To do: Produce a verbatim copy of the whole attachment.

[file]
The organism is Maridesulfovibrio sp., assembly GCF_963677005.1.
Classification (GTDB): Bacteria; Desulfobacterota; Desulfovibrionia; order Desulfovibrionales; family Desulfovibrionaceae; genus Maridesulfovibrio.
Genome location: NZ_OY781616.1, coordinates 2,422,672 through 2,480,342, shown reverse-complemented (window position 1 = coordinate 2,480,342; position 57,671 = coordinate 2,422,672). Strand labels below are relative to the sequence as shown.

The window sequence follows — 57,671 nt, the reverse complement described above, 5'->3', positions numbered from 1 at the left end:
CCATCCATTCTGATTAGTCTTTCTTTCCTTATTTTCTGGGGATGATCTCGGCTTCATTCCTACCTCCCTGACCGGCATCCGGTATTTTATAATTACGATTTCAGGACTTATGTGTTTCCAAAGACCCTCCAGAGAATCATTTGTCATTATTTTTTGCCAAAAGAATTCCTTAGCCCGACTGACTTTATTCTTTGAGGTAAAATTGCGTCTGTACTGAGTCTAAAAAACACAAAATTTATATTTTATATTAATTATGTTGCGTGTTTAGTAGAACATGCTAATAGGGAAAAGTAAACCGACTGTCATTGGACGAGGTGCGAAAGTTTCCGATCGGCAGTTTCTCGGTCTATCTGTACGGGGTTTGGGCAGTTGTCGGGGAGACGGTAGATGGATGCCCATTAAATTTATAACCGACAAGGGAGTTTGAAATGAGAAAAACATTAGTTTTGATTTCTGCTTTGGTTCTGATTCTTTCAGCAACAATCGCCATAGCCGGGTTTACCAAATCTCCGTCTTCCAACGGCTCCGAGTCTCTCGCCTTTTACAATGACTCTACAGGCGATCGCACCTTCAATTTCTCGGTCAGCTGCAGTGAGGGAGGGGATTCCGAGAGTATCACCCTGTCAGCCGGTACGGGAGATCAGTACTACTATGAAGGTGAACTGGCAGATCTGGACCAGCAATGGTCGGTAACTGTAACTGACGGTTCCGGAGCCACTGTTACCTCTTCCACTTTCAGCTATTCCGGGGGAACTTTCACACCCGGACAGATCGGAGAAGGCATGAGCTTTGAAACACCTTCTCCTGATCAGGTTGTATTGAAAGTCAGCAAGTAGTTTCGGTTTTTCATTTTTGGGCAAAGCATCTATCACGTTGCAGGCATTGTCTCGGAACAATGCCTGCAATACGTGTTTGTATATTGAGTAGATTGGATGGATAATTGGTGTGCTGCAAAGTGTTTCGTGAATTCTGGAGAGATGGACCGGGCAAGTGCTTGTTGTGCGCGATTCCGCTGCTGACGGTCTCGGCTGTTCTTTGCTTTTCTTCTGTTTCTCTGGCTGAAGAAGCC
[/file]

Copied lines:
The organism is Maridesulfovibrio sp., assembly GCF_963677005.1.
Classification (GTDB): Bacteria; Desulfobacterota; Desulfovibrionia; order Desulfovibrionales; family Desulfovibrionaceae; genus Maridesulfovibrio.
Genome location: NZ_OY781616.1, coordinates 2,422,672 through 2,480,342, shown reverse-complemented (window position 1 = coordinate 2,480,342; position 57,671 = coordinate 2,422,672). Strand labels below are relative to the sequence as shown.

The window sequence follows — 57,671 nt, the reverse complement described above, 5'->3', positions numbered from 1 at the left end:
CCATCCATTCTGATTAGTCTTTCTTTCCTTATTTTCTGGGGATGATCTCGGCTTCATTCCTACCTCCCTGACCGGCATCCGGTATTTTATAATTACGATTTCAGGACTTATGTGTTTCCAAAGACCCTCCAGAGAATCATTTGTCATTATTTTTTGCCAAAAGAATTCCTTAGCCCGACTGACTTTATTCTTTGAGGTAAAATTGCGTCTGTACTGAGTCTAAAAAACACAAAATTTATATTTTATATTAATTATGTTGCGTGTTTAGTAGAACATGCTAATAGGGAAAAGTAAACCGACTGTCATTGGACGAGGTGCGAAAGTTTCCGATCGGCAGTTTCTCGGTCTATCTGTACGGGGTTTGGGCAGTTGTCGGGGAGACGGTAGATGGATGCCCATTAAATTTATAACCGACAAGGGAGTTTGAAATGAGAAAAACATTAGTTTTGATTTCTGCTTTGGTTCTGATTCTTTCAGCAACAATCGCCATAGCCGGGTTTACCAAATCTCCGTCTTCCAACGGCTCCGAGTCTCTCGCCTTTTACAATGACTCTACAGGCGATCGCACCTTCAATTTCTCGGTCAGCTGCAGTGAGGGAGGGGATTCCGAGAGTATCACCCTGTCAGCCGGTACGGGAGATCAGTACTACTATGAAGGTGAACTGGCAGATCTGGACCAGCAATGGTCGGTAACTGTAACTGACGGTTCCGGAGCCACTGTTACCTCTTCCACTTTCAGCTATTCCGGGGGAACTTTCACACCCGGACAGATCGGAGAAGGCATGAGCTTTGAAACACCTTCTCCTGATCAGGTTGTATTGAAAGTCAGCAAGTAGTTTCGGTTTTTCATTTTTGGGCAAAGCATCTATCACGTTGCAGGCATTGTCTCGGAACAATGCCTGCAATACGTGTTTGTATATTGAGTAGATTGGATGGATAATTGGTGTGCTGCAAAGTGTTTCGTGAATTCTGGAGAGATGGACCGGGCAAGTGCTTGTTGTGCGCGATTCCGCTGCTGACGGTCTCGGCTGTTCTTTGCTTTTCTTCTGTTTCTCTGGCTGAAGAAGCC